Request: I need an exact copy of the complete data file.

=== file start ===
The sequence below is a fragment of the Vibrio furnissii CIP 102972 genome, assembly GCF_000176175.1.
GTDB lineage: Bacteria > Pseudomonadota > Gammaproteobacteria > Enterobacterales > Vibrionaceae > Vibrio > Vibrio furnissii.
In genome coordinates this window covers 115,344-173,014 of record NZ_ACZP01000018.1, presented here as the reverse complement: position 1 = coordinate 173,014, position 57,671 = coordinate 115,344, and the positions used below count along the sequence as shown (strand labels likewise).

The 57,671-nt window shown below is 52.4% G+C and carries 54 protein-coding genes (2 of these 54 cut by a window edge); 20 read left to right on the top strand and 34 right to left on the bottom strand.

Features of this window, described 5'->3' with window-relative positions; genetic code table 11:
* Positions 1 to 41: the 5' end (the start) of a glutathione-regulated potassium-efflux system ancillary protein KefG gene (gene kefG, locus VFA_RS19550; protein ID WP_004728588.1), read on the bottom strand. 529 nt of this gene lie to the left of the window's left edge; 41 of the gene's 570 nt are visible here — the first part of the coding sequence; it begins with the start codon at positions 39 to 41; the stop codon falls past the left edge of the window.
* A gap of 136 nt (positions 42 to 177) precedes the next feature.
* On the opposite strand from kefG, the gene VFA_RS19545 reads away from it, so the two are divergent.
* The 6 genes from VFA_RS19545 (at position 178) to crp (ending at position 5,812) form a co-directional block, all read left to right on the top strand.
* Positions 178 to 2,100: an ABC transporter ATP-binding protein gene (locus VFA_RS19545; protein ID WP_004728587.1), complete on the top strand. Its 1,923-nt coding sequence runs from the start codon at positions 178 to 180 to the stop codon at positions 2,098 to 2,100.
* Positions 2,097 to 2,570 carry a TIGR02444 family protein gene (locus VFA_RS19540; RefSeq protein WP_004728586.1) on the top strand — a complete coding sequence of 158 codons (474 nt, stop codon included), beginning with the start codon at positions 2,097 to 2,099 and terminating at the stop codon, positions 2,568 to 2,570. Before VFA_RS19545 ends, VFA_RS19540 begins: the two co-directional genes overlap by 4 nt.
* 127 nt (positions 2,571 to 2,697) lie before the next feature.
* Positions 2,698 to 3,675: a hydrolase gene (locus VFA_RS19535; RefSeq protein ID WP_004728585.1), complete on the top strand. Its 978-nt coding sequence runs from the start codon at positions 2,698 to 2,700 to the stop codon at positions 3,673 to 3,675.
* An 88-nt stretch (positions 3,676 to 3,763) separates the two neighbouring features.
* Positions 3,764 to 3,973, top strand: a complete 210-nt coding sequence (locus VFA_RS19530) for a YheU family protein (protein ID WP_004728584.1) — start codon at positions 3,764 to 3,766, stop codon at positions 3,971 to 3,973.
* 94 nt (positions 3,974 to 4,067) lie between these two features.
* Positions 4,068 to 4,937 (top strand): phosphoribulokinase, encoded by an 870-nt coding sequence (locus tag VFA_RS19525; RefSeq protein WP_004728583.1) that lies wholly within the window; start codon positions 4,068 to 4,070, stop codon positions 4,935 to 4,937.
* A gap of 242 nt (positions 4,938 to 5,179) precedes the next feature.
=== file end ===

The sequence below is a fragment of the Vibrio furnissii CIP 102972 genome, assembly GCF_000176175.1.
GTDB lineage: Bacteria > Pseudomonadota > Gammaproteobacteria > Enterobacterales > Vibrionaceae > Vibrio > Vibrio furnissii.
In genome coordinates this window covers 115,344-173,014 of record NZ_ACZP01000018.1, presented here as the reverse complement: position 1 = coordinate 173,014, position 57,671 = coordinate 115,344, and the positions used below count along the sequence as shown (strand labels likewise).

The 57,671-nt window shown below is 52.4% G+C and carries 54 protein-coding genes (2 of these 54 cut by a window edge); 20 read left to right on the top strand and 34 right to left on the bottom strand.

Features of this window, described 5'->3' with window-relative positions; genetic code table 11:
* Positions 1 to 41: the 5' end (the start) of a glutathione-regulated potassium-efflux system ancillary protein KefG gene (gene kefG, locus VFA_RS19550; protein ID WP_004728588.1), read on the bottom strand. 529 nt of this gene lie to the left of the window's left edge; 41 of the gene's 570 nt are visible here — the first part of the coding sequence; it begins with the start codon at positions 39 to 41; the stop codon falls past the left edge of the window.
* A gap of 136 nt (positions 42 to 177) precedes the next feature.
* On the opposite strand from kefG, the gene VFA_RS19545 reads away from it, so the two are divergent.
* The 6 genes from VFA_RS19545 (at position 178) to crp (ending at position 5,812) form a co-directional block, all read left to right on the top strand.
* Positions 178 to 2,100: an ABC transporter ATP-binding protein gene (locus VFA_RS19545; protein ID WP_004728587.1), complete on the top strand. Its 1,923-nt coding sequence runs from the start codon at positions 178 to 180 to the stop codon at positions 2,098 to 2,100.
* Positions 2,097 to 2,570 carry a TIGR02444 family protein gene (locus VFA_RS19540; RefSeq protein WP_004728586.1) on the top strand — a complete coding sequence of 158 codons (474 nt, stop codon included), beginning with the start codon at positions 2,097 to 2,099 and terminating at the stop codon, positions 2,568 to 2,570. Before VFA_RS19545 ends, VFA_RS19540 begins: the two co-directional genes overlap by 4 nt.
* 127 nt (positions 2,571 to 2,697) lie before the next feature.
* Positions 2,698 to 3,675: a hydrolase gene (locus VFA_RS19535; RefSeq protein ID WP_004728585.1), complete on the top strand. Its 978-nt coding sequence runs from the start codon at positions 2,698 to 2,700 to the stop codon at positions 3,673 to 3,675.
* An 88-nt stretch (positions 3,676 to 3,763) separates the two neighbouring features.
* Positions 3,764 to 3,973, top strand: a complete 210-nt coding sequence (locus VFA_RS19530) for a YheU family protein (protein ID WP_004728584.1) — start codon at positions 3,764 to 3,766, stop codon at positions 3,971 to 3,973.
* 94 nt (positions 3,974 to 4,067) lie between these two features.
* Positions 4,068 to 4,937 (top strand): phosphoribulokinase, encoded by an 870-nt coding sequence (locus tag VFA_RS19525; RefSeq protein WP_004728583.1) that lies wholly within the window; start codon positions 4,068 to 4,070, stop codon positions 4,935 to 4,937.
* A gap of 242 nt (positions 4,938 to 5,179) precedes the next feature.